He understood pedagogy of baseball and. It was a different interactive experience than I’d ever. I had never had before. The second person I’m a Clinton Gomez was my first host father in Mexico, but he caught up in the desert and he was a Heister fork, truck, mechanical engineer. They hosted me for eight weeks when I was a freshman in high school.
And again, I had. All day, every day that he was home interacting with a gentle, smart, persevering, loving, but firm father was a phenomenal experience of seeing him respond to his three crazy, uh, adolescent boys and me without being volatile or dangerous, ended up being very firm. He’s the man who taught me really is the beginnings of Spanish.
We’ve worked through texts hour by hour line by line. And he was, he was amazing. He was an amazing teacher. And mentor that summer, the following summer, I was in Mexico city, again, as an exchange Mexico again, but this time Mexico city. So when your mom encouraged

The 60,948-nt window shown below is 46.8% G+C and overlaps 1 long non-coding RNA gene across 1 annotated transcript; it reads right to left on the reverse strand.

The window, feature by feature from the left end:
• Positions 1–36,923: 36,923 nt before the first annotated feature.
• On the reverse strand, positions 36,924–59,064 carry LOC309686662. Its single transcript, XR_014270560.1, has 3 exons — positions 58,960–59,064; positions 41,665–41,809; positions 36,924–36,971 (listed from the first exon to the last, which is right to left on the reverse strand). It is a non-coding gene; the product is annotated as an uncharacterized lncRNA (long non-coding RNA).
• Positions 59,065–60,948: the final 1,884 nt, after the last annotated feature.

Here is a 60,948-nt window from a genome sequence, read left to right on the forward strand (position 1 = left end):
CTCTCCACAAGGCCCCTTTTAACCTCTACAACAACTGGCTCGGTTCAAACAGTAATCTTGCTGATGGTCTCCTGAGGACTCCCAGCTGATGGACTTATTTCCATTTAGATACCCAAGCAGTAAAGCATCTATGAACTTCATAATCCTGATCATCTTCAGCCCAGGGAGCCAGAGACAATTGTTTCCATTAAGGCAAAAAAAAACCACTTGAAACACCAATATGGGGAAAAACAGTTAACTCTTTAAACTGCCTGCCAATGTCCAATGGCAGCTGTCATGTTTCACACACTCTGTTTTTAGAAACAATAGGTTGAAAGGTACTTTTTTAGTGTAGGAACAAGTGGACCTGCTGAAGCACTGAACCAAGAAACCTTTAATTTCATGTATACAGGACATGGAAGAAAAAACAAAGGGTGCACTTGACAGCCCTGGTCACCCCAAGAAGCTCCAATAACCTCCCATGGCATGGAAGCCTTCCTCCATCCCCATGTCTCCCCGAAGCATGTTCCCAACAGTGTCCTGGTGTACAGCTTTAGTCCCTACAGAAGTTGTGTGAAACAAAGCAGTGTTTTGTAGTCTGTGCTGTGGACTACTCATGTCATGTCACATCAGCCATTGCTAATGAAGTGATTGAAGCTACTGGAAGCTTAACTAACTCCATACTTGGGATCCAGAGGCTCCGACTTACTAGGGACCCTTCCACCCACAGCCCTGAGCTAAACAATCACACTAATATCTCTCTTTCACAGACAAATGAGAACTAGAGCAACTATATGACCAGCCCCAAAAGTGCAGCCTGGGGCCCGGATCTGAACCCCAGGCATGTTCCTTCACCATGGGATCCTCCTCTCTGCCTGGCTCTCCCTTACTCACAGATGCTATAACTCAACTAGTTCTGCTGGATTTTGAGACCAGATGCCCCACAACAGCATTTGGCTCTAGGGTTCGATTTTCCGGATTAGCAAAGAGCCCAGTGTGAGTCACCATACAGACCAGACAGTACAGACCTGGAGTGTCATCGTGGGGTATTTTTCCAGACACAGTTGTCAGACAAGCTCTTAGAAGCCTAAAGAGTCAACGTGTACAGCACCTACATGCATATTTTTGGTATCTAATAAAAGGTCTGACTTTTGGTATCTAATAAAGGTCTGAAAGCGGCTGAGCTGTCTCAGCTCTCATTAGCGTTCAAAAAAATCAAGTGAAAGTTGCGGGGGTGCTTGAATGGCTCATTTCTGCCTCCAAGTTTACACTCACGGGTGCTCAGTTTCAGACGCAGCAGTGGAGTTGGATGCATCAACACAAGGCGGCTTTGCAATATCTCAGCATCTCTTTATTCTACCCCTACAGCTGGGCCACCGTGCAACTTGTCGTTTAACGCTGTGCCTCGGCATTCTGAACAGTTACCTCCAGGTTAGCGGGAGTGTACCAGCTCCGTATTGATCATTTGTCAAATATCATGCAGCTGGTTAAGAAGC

David Hirsch: you to leave,
Mark O’Halloran: it wasn’t just like
David Hirsch: in the neighborhood, it sounds like you like really left
Mark O’Halloran: my father who encouraged me to become exchanged too.
Oh really? Okay. He was concerned about my future prospects as the youngest of the boys in the family. And I think he was concerned. I wouldn’t amount to much. And so he forced me, he required me to fill out an application for this exchange program and I was accepted. But the second summer I went on my own steam and I was with Kwon Pablo Dell in NACADA button, Mexico.
He unfortunately passed a few years ago of a brain tumor Homer, but because she was. He was a remarkably brilliant trauma surgeon, pediatric trauma surgeon, and a trombonist, which I also am as it turned out and Chantal and wise and thoughtful and Oh, my word, he was astounding how he would tenderly. Take his daughter in his arms and even his sons, uh, how he cared for me.